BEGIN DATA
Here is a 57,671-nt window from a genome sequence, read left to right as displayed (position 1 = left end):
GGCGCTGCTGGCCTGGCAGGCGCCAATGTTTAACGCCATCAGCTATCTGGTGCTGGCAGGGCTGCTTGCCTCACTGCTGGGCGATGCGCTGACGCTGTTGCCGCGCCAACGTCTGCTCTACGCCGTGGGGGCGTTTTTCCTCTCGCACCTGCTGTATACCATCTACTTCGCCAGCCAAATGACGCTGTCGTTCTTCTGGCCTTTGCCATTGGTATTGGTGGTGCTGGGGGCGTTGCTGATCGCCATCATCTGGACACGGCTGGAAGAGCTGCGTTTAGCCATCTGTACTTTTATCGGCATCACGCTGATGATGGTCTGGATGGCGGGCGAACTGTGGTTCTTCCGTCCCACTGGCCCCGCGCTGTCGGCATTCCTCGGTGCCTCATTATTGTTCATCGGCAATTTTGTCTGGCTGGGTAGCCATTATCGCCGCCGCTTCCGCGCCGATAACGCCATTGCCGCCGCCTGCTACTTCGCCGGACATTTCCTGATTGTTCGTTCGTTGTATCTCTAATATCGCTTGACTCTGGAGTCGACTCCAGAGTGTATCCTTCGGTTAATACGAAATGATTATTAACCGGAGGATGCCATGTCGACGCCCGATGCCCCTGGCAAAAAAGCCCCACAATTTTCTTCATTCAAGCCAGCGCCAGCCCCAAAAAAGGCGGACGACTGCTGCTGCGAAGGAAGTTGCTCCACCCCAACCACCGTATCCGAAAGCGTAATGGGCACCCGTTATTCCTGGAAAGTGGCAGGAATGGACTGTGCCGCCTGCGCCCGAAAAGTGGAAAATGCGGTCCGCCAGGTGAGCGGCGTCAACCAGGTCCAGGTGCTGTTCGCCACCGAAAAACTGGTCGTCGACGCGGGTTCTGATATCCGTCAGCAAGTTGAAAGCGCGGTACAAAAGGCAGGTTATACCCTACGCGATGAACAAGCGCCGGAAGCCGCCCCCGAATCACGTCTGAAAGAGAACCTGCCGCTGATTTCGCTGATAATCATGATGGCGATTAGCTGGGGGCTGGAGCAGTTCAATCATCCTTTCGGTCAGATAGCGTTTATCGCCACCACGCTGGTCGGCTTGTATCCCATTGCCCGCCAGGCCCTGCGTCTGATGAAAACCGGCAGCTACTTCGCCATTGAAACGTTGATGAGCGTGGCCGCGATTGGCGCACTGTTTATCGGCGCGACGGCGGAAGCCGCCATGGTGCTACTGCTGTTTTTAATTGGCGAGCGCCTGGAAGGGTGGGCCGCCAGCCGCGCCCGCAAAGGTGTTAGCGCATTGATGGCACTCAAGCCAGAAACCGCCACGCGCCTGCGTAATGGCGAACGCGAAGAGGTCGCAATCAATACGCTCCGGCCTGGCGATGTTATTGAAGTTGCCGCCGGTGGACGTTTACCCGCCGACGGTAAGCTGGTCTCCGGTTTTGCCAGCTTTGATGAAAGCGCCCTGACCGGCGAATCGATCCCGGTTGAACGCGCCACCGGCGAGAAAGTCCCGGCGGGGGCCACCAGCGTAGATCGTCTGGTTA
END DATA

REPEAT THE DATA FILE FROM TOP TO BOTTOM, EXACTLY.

Here is a 57,671-nt window from a genome sequence, read left to right as displayed (position 1 = left end):
GGCGCTGCTGGCCTGGCAGGCGCCAATGTTTAACGCCATCAGCTATCTGGTGCTGGCAGGGCTGCTTGCCTCACTGCTGGGCGATGCGCTGACGCTGTTGCCGCGCCAACGTCTGCTCTACGCCGTGGGGGCGTTTTTCCTCTCGCACCTGCTGTATACCATCTACTTCGCCAGCCAAATGACGCTGTCGTTCTTCTGGCCTTTGCCATTGGTATTGGTGGTGCTGGGGGCGTTGCTGATCGCCATCATCTGGACACGGCTGGAAGAGCTGCGTTTAGCCATCTGTACTTTTATCGGCATCACGCTGATGATGGTCTGGATGGCGGGCGAACTGTGGTTCTTCCGTCCCACTGGCCCCGCGCTGTCGGCATTCCTCGGTGCCTCATTATTGTTCATCGGCAATTTTGTCTGGCTGGGTAGCCATTATCGCCGCCGCTTCCGCGCCGATAACGCCATTGCCGCCGCCTGCTACTTCGCCGGACATTTCCTGATTGTTCGTTCGTTGTATCTCTAATATCGCTTGACTCTGGAGTCGACTCCAGAGTGTATCCTTCGGTTAATACGAAATGATTATTAACCGGAGGATGCCATGTCGACGCCCGATGCCCCTGGCAAAAAAGCCCCACAATTTTCTTCATTCAAGCCAGCGCCAGCCCCAAAAAAGGCGGACGACTGCTGCTGCGAAGGAAGTTGCTCCACCCCAACCACCGTATCCGAAAGCGTAATGGGCACCCGTTATTCCTGGAAAGTGGCAGGAATGGACTGTGCCGCCTGCGCCCGAAAAGTGGAAAATGCGGTCCGCCAGGTGAGCGGCGTCAACCAGGTCCAGGTGCTGTTCGCCACCGAAAAACTGGTCGTCGACGCGGGTTCTGATATCCGTCAGCAAGTTGAAAGCGCGGTACAAAAGGCAGGTTATACCCTACGCGATGAACAAGCGCCGGAAGCCGCCCCCGAATCACGTCTGAAAGAGAACCTGCCGCTGATTTCGCTGATAATCATGATGGCGATTAGCTGGGGGCTGGAGCAGTTCAATCATCCTTTCGGTCAGATAGCGTTTATCGCCACCACGCTGGTCGGCTTGTATCCCATTGCCCGCCAGGCCCTGCGTCTGATGAAAACCGGCAGCTACTTCGCCATTGAAACGTTGATGAGCGTGGCCGCGATTGGCGCACTGTTTATCGGCGCGACGGCGGAAGCCGCCATGGTGCTACTGCTGTTTTTAATTGGCGAGCGCCTGGAAGGGTGGGCCGCCAGCCGCGCCCGCAAAGGTGTTAGCGCATTGATGGCACTCAAGCCAGAAACCGCCACGCGCCTGCGTAATGGCGAACGCGAAGAGGTCGCAATCAATACGCTCCGGCCTGGCGATGTTATTGAAGTTGCCGCCGGTGGACGTTTACCCGCCGACGGTAAGCTGGTCTCCGGTTTTGCCAGCTTTGATGAAAGCGCCCTGACCGGCGAATCGATCCCGGTTGAACGCGCCACCGGCGAGAAAGTCCCGGCGGGGGCCACCAGCGTAGATCGTCTGGTTA